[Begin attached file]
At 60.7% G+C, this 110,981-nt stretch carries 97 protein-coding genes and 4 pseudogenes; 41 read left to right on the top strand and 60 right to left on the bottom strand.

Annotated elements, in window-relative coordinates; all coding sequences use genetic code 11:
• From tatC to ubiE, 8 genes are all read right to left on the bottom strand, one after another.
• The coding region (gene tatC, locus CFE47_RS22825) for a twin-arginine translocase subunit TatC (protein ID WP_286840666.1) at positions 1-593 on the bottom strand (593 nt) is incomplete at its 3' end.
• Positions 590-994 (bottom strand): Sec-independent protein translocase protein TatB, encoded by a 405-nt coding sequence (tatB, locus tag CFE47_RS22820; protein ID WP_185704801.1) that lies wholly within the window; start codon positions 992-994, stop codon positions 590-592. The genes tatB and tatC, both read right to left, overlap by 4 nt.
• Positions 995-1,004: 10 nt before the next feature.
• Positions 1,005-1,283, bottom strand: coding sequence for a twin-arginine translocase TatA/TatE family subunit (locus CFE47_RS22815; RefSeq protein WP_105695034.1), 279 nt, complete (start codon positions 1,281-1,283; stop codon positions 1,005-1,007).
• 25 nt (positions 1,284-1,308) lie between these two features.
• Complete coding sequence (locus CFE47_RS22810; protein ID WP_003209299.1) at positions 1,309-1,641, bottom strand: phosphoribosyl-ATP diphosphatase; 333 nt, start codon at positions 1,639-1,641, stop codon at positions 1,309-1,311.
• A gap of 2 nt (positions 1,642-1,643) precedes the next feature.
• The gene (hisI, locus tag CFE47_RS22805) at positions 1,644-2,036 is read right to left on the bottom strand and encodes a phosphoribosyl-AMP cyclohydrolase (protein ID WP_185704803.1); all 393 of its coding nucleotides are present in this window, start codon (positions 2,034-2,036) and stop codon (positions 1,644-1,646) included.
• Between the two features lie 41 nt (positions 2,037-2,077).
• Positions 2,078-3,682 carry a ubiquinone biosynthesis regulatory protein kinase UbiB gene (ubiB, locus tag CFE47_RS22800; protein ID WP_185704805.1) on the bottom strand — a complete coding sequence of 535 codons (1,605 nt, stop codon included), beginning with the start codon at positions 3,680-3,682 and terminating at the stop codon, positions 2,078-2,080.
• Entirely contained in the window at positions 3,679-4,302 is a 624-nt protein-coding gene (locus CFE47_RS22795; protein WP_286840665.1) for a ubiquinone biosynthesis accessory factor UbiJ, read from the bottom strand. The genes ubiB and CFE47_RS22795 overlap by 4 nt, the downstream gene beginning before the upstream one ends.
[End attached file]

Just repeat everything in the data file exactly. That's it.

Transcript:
At 60.7% G+C, this 110,981-nt stretch carries 97 protein-coding genes and 4 pseudogenes; 41 read left to right on the top strand and 60 right to left on the bottom strand.

Annotated elements, in window-relative coordinates; all coding sequences use genetic code 11:
• From tatC to ubiE, 8 genes are all read right to left on the bottom strand, one after another.
• The coding region (gene tatC, locus CFE47_RS22825) for a twin-arginine translocase subunit TatC (protein ID WP_286840666.1) at positions 1-593 on the bottom strand (593 nt) is incomplete at its 3' end.
• Positions 590-994 (bottom strand): Sec-independent protein translocase protein TatB, encoded by a 405-nt coding sequence (tatB, locus tag CFE47_RS22820; protein ID WP_185704801.1) that lies wholly within the window; start codon positions 992-994, stop codon positions 590-592. The genes tatB and tatC, both read right to left, overlap by 4 nt.
• Positions 995-1,004: 10 nt before the next feature.
• Positions 1,005-1,283, bottom strand: coding sequence for a twin-arginine translocase TatA/TatE family subunit (locus CFE47_RS22815; RefSeq protein WP_105695034.1), 279 nt, complete (start codon positions 1,281-1,283; stop codon positions 1,005-1,007).
• 25 nt (positions 1,284-1,308) lie between these two features.
• Complete coding sequence (locus CFE47_RS22810; protein ID WP_003209299.1) at positions 1,309-1,641, bottom strand: phosphoribosyl-ATP diphosphatase; 333 nt, start codon at positions 1,639-1,641, stop codon at positions 1,309-1,311.
• A gap of 2 nt (positions 1,642-1,643) precedes the next feature.
• The gene (hisI, locus tag CFE47_RS22805) at positions 1,644-2,036 is read right to left on the bottom strand and encodes a phosphoribosyl-AMP cyclohydrolase (protein ID WP_185704803.1); all 393 of its coding nucleotides are present in this window, start codon (positions 2,034-2,036) and stop codon (positions 1,644-1,646) included.
• Between the two features lie 41 nt (positions 2,037-2,077).
• Positions 2,078-3,682 carry a ubiquinone biosynthesis regulatory protein kinase UbiB gene (ubiB, locus tag CFE47_RS22800; protein ID WP_185704805.1) on the bottom strand — a complete coding sequence of 535 codons (1,605 nt, stop codon included), beginning with the start codon at positions 3,680-3,682 and terminating at the stop codon, positions 2,078-2,080.
• Entirely contained in the window at positions 3,679-4,302 is a 624-nt protein-coding gene (locus CFE47_RS22795; protein WP_286840665.1) for a ubiquinone biosynthesis accessory factor UbiJ, read from the bottom strand. The genes ubiB and CFE47_RS22795 overlap by 4 nt, the downstream gene beginning before the upstream one ends.